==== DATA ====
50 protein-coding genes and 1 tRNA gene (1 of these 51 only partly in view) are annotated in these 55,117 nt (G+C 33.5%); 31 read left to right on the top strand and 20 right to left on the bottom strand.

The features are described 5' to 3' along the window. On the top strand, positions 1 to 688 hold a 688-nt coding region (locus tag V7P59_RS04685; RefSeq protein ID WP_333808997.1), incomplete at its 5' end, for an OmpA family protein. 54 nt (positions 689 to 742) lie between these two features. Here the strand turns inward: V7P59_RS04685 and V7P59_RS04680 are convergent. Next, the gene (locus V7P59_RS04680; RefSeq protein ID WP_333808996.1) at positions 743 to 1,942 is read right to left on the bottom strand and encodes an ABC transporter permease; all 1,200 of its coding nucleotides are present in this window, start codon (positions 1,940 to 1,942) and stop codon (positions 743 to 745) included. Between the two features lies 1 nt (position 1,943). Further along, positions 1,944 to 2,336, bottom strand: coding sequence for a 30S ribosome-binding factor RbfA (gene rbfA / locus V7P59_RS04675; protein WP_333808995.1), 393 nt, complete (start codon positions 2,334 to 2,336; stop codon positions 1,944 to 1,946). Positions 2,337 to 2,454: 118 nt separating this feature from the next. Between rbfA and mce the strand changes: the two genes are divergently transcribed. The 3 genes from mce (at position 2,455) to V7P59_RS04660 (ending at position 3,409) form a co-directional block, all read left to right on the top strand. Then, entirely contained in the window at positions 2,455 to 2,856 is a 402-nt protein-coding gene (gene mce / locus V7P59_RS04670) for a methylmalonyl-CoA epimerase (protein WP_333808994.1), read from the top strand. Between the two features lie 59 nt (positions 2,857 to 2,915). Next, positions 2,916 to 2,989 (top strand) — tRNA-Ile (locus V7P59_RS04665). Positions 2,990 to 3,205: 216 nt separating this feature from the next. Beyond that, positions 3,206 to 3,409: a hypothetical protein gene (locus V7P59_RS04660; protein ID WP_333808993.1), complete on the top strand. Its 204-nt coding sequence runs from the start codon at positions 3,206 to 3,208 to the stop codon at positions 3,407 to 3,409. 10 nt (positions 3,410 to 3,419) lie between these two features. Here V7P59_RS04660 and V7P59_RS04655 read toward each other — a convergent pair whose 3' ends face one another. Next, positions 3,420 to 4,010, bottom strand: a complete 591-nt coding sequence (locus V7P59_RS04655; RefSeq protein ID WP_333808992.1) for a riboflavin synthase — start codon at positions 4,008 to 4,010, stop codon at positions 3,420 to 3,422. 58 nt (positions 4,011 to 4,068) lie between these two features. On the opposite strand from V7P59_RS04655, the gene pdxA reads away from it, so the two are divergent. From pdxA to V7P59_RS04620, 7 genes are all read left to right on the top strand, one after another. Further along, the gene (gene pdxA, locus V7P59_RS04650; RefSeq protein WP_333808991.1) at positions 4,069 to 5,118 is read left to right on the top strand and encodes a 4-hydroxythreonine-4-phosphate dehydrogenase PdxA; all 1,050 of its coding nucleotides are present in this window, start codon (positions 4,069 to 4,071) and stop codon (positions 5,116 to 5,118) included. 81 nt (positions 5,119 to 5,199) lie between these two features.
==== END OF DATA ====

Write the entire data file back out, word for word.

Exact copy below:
50 protein-coding genes and 1 tRNA gene (1 of these 51 only partly in view) are annotated in these 55,117 nt (G+C 33.5%); 31 read left to right on the top strand and 20 right to left on the bottom strand.

The features are described 5' to 3' along the window. On the top strand, positions 1 to 688 hold a 688-nt coding region (locus tag V7P59_RS04685; RefSeq protein ID WP_333808997.1), incomplete at its 5' end, for an OmpA family protein. 54 nt (positions 689 to 742) lie between these two features. Here the strand turns inward: V7P59_RS04685 and V7P59_RS04680 are convergent. Next, the gene (locus V7P59_RS04680; RefSeq protein ID WP_333808996.1) at positions 743 to 1,942 is read right to left on the bottom strand and encodes an ABC transporter permease; all 1,200 of its coding nucleotides are present in this window, start codon (positions 1,940 to 1,942) and stop codon (positions 743 to 745) included. Between the two features lies 1 nt (position 1,943). Further along, positions 1,944 to 2,336, bottom strand: coding sequence for a 30S ribosome-binding factor RbfA (gene rbfA / locus V7P59_RS04675; protein WP_333808995.1), 393 nt, complete (start codon positions 2,334 to 2,336; stop codon positions 1,944 to 1,946). Positions 2,337 to 2,454: 118 nt separating this feature from the next. Between rbfA and mce the strand changes: the two genes are divergently transcribed. The 3 genes from mce (at position 2,455) to V7P59_RS04660 (ending at position 3,409) form a co-directional block, all read left to right on the top strand. Then, entirely contained in the window at positions 2,455 to 2,856 is a 402-nt protein-coding gene (gene mce / locus V7P59_RS04670) for a methylmalonyl-CoA epimerase (protein WP_333808994.1), read from the top strand. Between the two features lie 59 nt (positions 2,857 to 2,915). Next, positions 2,916 to 2,989 (top strand) — tRNA-Ile (locus V7P59_RS04665). Positions 2,990 to 3,205: 216 nt separating this feature from the next. Beyond that, positions 3,206 to 3,409: a hypothetical protein gene (locus V7P59_RS04660; protein ID WP_333808993.1), complete on the top strand. Its 204-nt coding sequence runs from the start codon at positions 3,206 to 3,208 to the stop codon at positions 3,407 to 3,409. 10 nt (positions 3,410 to 3,419) lie between these two features. Here V7P59_RS04660 and V7P59_RS04655 read toward each other — a convergent pair whose 3' ends face one another. Next, positions 3,420 to 4,010, bottom strand: a complete 591-nt coding sequence (locus V7P59_RS04655; RefSeq protein ID WP_333808992.1) for a riboflavin synthase — start codon at positions 4,008 to 4,010, stop codon at positions 3,420 to 3,422. 58 nt (positions 4,011 to 4,068) lie between these two features. On the opposite strand from V7P59_RS04655, the gene pdxA reads away from it, so the two are divergent. From pdxA to V7P59_RS04620, 7 genes are all read left to right on the top strand, one after another. Further along, the gene (gene pdxA, locus V7P59_RS04650; RefSeq protein WP_333808991.1) at positions 4,069 to 5,118 is read left to right on the top strand and encodes a 4-hydroxythreonine-4-phosphate dehydrogenase PdxA; all 1,050 of its coding nucleotides are present in this window, start codon (positions 4,069 to 4,071) and stop codon (positions 5,116 to 5,118) included. 81 nt (positions 5,119 to 5,199) lie between these two features.